606 Ambassadors Will Help Make the Bloomingdale Trail Safer and More Fun

Mike Hendricks and Phoenix Forbes talk about the new 606 Ambassadors program
Ambassador Mike Hendricks and Youth Service Project job coordinator Phoenix Forbes help out visitors to The 606.

For two weeks now, 16 young adults have been walking back and forth on the Bloomingdale Trail, talking to trail users about the features of The 606 trail-and-park system, and providing etiquette tips. The new 606 Ambassadors come from neighborhoods near the trail, including West Humboldt Park and Austin.

The trail, built on a former elevated rail line, opened on June 6 and is the centerpiece of The 606, which also includes access parks in Humboldt Park, Logan Square, Wicker Park, and Bucktown. The Trust for Public Land is managing the development and marketing of The 606. In the spring of 2014, TPL hired youth ambassadors to notifiy residents about traffic and parking impacts before workers transported a railroad bridge from Ashland Avenue to Western Avenue during trail construction.

Now they’ve contracted the Youth Service Project, a Humboldt Park-based community organization, to enhance visitors’ experiences on the path, according to TPL’s Caroline O’Boyle. She said TPL wanted to get local youth involved with The 606 “and have an extra set of eyes and ears” on the trail.

606 Ambassador Mike Hendricks, 20, and his boss Phoenix Forbes, the workforce development coordinator at YSP, met with reporters yesterday at the picnic tables on the trail, above Monticello Avenue in Humboldt Park. Hendricks said the ambassadors are there to “keep everybody safe up here” and “let [trail users] know there are some rules to follow.”

The ambassadors will act as guides to the path and parks, answering questions such as where various amenities are, and where you can get on and off the trail. They’ll also address trail etiquette issues, reminding users to stay to the right right when walking and biking, pass slower users on the left, make their presence known before passing, and keep dogs on leashes.

O’Boyle said that the young people won’t be playing the same role as police officers. “They will be logging issues they see, like broken tree limbs, or unauthorized signs,” she said. However, the ambassadors will carry two-way radios they can use to call for help in case of emergencies and other trail issues that need immediate attention.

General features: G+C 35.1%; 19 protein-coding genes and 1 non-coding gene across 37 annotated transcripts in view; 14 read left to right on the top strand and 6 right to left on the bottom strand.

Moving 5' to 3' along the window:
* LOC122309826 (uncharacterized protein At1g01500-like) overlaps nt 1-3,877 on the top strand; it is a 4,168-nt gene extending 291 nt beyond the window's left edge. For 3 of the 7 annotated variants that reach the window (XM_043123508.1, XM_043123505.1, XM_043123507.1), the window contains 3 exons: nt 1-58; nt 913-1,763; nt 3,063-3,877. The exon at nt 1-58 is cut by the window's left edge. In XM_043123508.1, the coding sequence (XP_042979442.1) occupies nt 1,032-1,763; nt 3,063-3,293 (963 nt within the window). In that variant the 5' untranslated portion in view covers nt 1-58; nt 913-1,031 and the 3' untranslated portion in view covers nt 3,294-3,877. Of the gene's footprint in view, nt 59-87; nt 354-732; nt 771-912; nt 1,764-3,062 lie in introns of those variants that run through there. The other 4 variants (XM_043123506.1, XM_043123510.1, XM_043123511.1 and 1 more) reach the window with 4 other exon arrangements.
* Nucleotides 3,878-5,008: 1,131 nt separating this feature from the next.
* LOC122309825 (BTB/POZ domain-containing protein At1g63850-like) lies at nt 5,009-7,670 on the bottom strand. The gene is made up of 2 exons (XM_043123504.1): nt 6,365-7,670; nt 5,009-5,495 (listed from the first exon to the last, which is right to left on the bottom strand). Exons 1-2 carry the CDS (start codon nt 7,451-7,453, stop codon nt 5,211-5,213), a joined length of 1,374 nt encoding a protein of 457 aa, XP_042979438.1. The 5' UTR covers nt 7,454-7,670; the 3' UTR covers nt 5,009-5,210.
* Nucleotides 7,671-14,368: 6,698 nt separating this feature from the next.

Mike Hendricks and Phoenix Forbes talk about the new 606 Ambassadors program
Hendricks asks Bloomingdale Trail users if they can use any information about the path.

During the ambassadors’ training week in early August, they received instruction in how to provide good customer service. They will log concerns they hear when talking with trail users and report these back to TPL so that the organization can gauge users’ experiences, according to O’Boyle. The young people also met with police officers from the 14th District to discuss roles and responsibilities.

Hendricks said that during his first week on the job, it seemed like most trail users didn’t have any questions. “They had already been up here and knew the ins and outs,” he said. He added, before he was issued a t-shirt and cap with The 606 logo, people thought he was “crazy” approaching them and asking how their trail experience was. But one woman told him, “I feel safe with y’all up here.”

Two pairs of ambassadors work four-hour shifts twice a day, from 1-9 p.m., and each team walks from one end of the trail to the other, as many times as possible. After Labor Day, the teams will only patrol the path from 5-9 p.m. on weekdays, but they’ll continue to work all day on weekends. Hendricks said one of the best things about the work is the interesting things he sees each day as he makes the rounds. “I love this job, [being] outside, and walking…smack dab in the middle of these mansions.”

The Trust for Public Land is also partnering with West Town Bikes, a bicycle education center in Humboldt Park, to launch a separate program called the 606 Youth Trail Ambassadors, designed to promote bike use and safety on the path. “We’re employing youth cyclists to do educational outreach to trail users and the community at large,” said program manager Emily Leidenfrost.

Six teens who have graduated from West Town programs will serve as Youth Trail Ambassadors. They will staff WTB-constructed “fix-it stations” located on and near the trail, teaching cyclists how to use to make minor adjustments and repairs to their bicycles. The group will also develop guides to safe, courteous trail use, which they’ll distribute as handouts and via social media.

Updated to add that TPL is partnering with West Town Bikes as well.